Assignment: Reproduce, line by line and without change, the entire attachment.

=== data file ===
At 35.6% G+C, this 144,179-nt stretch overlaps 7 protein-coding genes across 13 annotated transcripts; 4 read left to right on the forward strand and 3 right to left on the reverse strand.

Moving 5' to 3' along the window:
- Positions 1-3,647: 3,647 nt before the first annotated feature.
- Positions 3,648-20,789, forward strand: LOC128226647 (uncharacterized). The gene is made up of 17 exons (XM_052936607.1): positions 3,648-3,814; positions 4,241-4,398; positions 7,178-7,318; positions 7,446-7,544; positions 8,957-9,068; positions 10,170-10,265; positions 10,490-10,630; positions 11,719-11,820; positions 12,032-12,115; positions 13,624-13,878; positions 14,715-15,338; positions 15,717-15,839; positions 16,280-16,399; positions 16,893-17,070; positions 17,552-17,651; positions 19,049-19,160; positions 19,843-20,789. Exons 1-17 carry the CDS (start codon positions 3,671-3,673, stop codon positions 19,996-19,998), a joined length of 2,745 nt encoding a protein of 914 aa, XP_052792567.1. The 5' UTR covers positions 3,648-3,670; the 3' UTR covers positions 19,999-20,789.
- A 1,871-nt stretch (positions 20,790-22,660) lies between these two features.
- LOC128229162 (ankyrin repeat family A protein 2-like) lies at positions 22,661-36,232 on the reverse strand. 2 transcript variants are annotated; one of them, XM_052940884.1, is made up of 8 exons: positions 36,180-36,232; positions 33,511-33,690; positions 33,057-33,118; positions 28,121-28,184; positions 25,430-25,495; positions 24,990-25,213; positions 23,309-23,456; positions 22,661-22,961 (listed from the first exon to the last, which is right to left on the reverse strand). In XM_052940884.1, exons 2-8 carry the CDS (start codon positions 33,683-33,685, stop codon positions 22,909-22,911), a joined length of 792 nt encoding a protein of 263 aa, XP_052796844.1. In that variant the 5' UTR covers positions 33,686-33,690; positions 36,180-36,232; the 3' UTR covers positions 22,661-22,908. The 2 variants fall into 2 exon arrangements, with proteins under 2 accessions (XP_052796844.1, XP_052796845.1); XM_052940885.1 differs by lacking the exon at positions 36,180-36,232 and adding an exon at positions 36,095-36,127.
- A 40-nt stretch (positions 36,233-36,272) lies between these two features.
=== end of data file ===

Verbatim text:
At 35.6% G+C, this 144,179-nt stretch overlaps 7 protein-coding genes across 13 annotated transcripts; 4 read left to right on the forward strand and 3 right to left on the reverse strand.

Moving 5' to 3' along the window:
- Positions 1-3,647: 3,647 nt before the first annotated feature.
- Positions 3,648-20,789, forward strand: LOC128226647 (uncharacterized). The gene is made up of 17 exons (XM_052936607.1): positions 3,648-3,814; positions 4,241-4,398; positions 7,178-7,318; positions 7,446-7,544; positions 8,957-9,068; positions 10,170-10,265; positions 10,490-10,630; positions 11,719-11,820; positions 12,032-12,115; positions 13,624-13,878; positions 14,715-15,338; positions 15,717-15,839; positions 16,280-16,399; positions 16,893-17,070; positions 17,552-17,651; positions 19,049-19,160; positions 19,843-20,789. Exons 1-17 carry the CDS (start codon positions 3,671-3,673, stop codon positions 19,996-19,998), a joined length of 2,745 nt encoding a protein of 914 aa, XP_052792567.1. The 5' UTR covers positions 3,648-3,670; the 3' UTR covers positions 19,999-20,789.
- A 1,871-nt stretch (positions 20,790-22,660) lies between these two features.
- LOC128229162 (ankyrin repeat family A protein 2-like) lies at positions 22,661-36,232 on the reverse strand. 2 transcript variants are annotated; one of them, XM_052940884.1, is made up of 8 exons: positions 36,180-36,232; positions 33,511-33,690; positions 33,057-33,118; positions 28,121-28,184; positions 25,430-25,495; positions 24,990-25,213; positions 23,309-23,456; positions 22,661-22,961 (listed from the first exon to the last, which is right to left on the reverse strand). In XM_052940884.1, exons 2-8 carry the CDS (start codon positions 33,683-33,685, stop codon positions 22,909-22,911), a joined length of 792 nt encoding a protein of 263 aa, XP_052796844.1. In that variant the 5' UTR covers positions 33,686-33,690; positions 36,180-36,232; the 3' UTR covers positions 22,661-22,908. The 2 variants fall into 2 exon arrangements, with proteins under 2 accessions (XP_052796844.1, XP_052796845.1); XM_052940885.1 differs by lacking the exon at positions 36,180-36,232 and adding an exon at positions 36,095-36,127.
- A 40-nt stretch (positions 36,233-36,272) lies between these two features.